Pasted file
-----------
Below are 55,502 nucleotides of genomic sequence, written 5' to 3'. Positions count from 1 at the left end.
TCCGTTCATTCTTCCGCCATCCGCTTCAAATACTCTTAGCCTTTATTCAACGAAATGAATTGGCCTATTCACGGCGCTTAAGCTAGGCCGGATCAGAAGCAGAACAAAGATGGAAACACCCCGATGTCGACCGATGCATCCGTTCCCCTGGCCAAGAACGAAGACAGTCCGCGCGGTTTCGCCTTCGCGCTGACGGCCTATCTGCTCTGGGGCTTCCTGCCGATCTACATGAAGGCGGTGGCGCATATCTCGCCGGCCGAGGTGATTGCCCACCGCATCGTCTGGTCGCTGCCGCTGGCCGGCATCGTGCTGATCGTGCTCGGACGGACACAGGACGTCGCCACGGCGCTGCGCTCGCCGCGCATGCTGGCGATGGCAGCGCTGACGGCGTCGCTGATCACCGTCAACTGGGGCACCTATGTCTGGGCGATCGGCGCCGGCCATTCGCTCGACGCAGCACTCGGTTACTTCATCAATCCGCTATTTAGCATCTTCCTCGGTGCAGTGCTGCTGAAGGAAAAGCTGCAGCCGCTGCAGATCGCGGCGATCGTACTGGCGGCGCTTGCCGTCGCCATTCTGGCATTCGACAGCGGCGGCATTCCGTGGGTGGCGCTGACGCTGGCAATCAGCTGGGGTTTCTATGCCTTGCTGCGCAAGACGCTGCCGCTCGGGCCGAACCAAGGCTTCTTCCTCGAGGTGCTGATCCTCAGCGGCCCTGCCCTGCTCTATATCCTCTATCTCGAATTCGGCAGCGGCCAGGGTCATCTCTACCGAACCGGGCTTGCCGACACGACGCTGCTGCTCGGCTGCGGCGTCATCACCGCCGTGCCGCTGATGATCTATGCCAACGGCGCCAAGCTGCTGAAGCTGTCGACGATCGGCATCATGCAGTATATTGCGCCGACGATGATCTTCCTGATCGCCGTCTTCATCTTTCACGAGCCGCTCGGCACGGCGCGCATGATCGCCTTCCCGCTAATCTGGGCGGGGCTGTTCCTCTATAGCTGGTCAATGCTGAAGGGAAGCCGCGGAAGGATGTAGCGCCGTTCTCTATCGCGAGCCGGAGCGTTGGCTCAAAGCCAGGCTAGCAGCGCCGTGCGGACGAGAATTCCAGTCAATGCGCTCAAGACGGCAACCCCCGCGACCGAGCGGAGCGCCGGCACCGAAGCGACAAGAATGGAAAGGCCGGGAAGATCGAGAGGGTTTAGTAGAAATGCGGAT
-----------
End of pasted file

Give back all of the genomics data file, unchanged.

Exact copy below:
Below are 55,502 nucleotides of genomic sequence, written 5' to 3'. Positions count from 1 at the left end.
TCCGTTCATTCTTCCGCCATCCGCTTCAAATACTCTTAGCCTTTATTCAACGAAATGAATTGGCCTATTCACGGCGCTTAAGCTAGGCCGGATCAGAAGCAGAACAAAGATGGAAACACCCCGATGTCGACCGATGCATCCGTTCCCCTGGCCAAGAACGAAGACAGTCCGCGCGGTTTCGCCTTCGCGCTGACGGCCTATCTGCTCTGGGGCTTCCTGCCGATCTACATGAAGGCGGTGGCGCATATCTCGCCGGCCGAGGTGATTGCCCACCGCATCGTCTGGTCGCTGCCGCTGGCCGGCATCGTGCTGATCGTGCTCGGACGGACACAGGACGTCGCCACGGCGCTGCGCTCGCCGCGCATGCTGGCGATGGCAGCGCTGACGGCGTCGCTGATCACCGTCAACTGGGGCACCTATGTCTGGGCGATCGGCGCCGGCCATTCGCTCGACGCAGCACTCGGTTACTTCATCAATCCGCTATTTAGCATCTTCCTCGGTGCAGTGCTGCTGAAGGAAAAGCTGCAGCCGCTGCAGATCGCGGCGATCGTACTGGCGGCGCTTGCCGTCGCCATTCTGGCATTCGACAGCGGCGGCATTCCGTGGGTGGCGCTGACGCTGGCAATCAGCTGGGGTTTCTATGCCTTGCTGCGCAAGACGCTGCCGCTCGGGCCGAACCAAGGCTTCTTCCTCGAGGTGCTGATCCTCAGCGGCCCTGCCCTGCTCTATATCCTCTATCTCGAATTCGGCAGCGGCCAGGGTCATCTCTACCGAACCGGGCTTGCCGACACGACGCTGCTGCTCGGCTGCGGCGTCATCACCGCCGTGCCGCTGATGATCTATGCCAACGGCGCCAAGCTGCTGAAGCTGTCGACGATCGGCATCATGCAGTATATTGCGCCGACGATGATCTTCCTGATCGCCGTCTTCATCTTTCACGAGCCGCTCGGCACGGCGCGCATGATCGCCTTCCCGCTAATCTGGGCGGGGCTGTTCCTCTATAGCTGGTCAATGCTGAAGGGAAGCCGCGGAAGGATGTAGCGCCGTTCTCTATCGCGAGCCGGAGCGTTGGCTCAAAGCCAGGCTAGCAGCGCCGTGCGGACGAGAATTCCAGTCAATGCGCTCAAGACGGCAACCCCCGCGACCGAGCGGAGCGCCGGCACCGAAGCGACAAGAATGGAAAGGCCGGGAAGATCGAGAGGGTTTAGTAGAAATGCGGAT